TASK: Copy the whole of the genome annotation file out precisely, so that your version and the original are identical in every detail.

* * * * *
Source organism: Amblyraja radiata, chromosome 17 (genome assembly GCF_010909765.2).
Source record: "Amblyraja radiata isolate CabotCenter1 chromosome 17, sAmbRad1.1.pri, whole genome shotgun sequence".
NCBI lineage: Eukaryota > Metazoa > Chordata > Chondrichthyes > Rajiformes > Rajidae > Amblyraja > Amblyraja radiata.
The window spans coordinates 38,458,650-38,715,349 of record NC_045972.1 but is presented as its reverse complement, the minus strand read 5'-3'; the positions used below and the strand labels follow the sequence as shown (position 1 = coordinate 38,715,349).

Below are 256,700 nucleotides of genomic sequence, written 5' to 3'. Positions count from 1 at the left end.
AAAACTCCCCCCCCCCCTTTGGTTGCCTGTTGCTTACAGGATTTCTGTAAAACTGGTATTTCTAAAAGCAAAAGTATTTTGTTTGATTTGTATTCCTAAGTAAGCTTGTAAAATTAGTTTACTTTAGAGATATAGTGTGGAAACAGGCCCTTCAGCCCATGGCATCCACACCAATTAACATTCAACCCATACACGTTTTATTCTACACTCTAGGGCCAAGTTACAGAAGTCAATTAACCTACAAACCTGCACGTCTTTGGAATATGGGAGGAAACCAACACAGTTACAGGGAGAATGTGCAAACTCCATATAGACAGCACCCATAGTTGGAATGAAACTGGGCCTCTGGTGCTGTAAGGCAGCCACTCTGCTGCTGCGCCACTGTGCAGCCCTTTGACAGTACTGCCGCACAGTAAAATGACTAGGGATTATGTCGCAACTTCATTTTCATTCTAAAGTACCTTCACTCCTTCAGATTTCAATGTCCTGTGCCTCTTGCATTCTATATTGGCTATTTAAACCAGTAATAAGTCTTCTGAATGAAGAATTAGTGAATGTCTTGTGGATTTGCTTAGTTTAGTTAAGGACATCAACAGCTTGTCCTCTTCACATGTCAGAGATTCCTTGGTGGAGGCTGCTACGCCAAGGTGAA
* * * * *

Source organism: Amblyraja radiata, chromosome 17 (genome assembly GCF_010909765.2).
Source record: "Amblyraja radiata isolate CabotCenter1 chromosome 17, sAmbRad1.1.pri, whole genome shotgun sequence".
NCBI lineage: Eukaryota > Metazoa > Chordata > Chondrichthyes > Rajiformes > Rajidae > Amblyraja > Amblyraja radiata.
The window spans coordinates 38,458,650-38,715,349 of record NC_045972.1 but is presented as its reverse complement, the minus strand read 5'-3'; the positions used below and the strand labels follow the sequence as shown (position 1 = coordinate 38,715,349).

Below are 256,700 nucleotides of genomic sequence, written 5' to 3'. Positions count from 1 at the left end.
AAAACTCCCCCCCCCCCTTTGGTTGCCTGTTGCTTACAGGATTTCTGTAAAACTGGTATTTCTAAAAGCAAAAGTATTTTGTTTGATTTGTATTCCTAAGTAAGCTTGTAAAATTAGTTTACTTTAGAGATATAGTGTGGAAACAGGCCCTTCAGCCCATGGCATCCACACCAATTAACATTCAACCCATACACGTTTTATTCTACACTCTAGGGCCAAGTTACAGAAGTCAATTAACCTACAAACCTGCACGTCTTTGGAATATGGGAGGAAACCAACACAGTTACAGGGAGAATGTGCAAACTCCATATAGACAGCACCCATAGTTGGAATGAAACTGGGCCTCTGGTGCTGTAAGGCAGCCACTCTGCTGCTGCGCCACTGTGCAGCCCTTTGACAGTACTGCCGCACAGTAAAATGACTAGGGATTATGTCGCAACTTCATTTTCATTCTAAAGTACCTTCACTCCTTCAGATTTCAATGTCCTGTGCCTCTTGCATTCTATATTGGCTATTTAAACCAGTAATAAGTCTTCTGAATGAAGAATTAGTGAATGTCTTGTGGATTTGCTTAGTTTAGTTAAGGACATCAACAGCTTGTCCTCTTCACATGTCAGAGATTCCTTGGTGGAGGCTGCTACGCCAAGGTGAA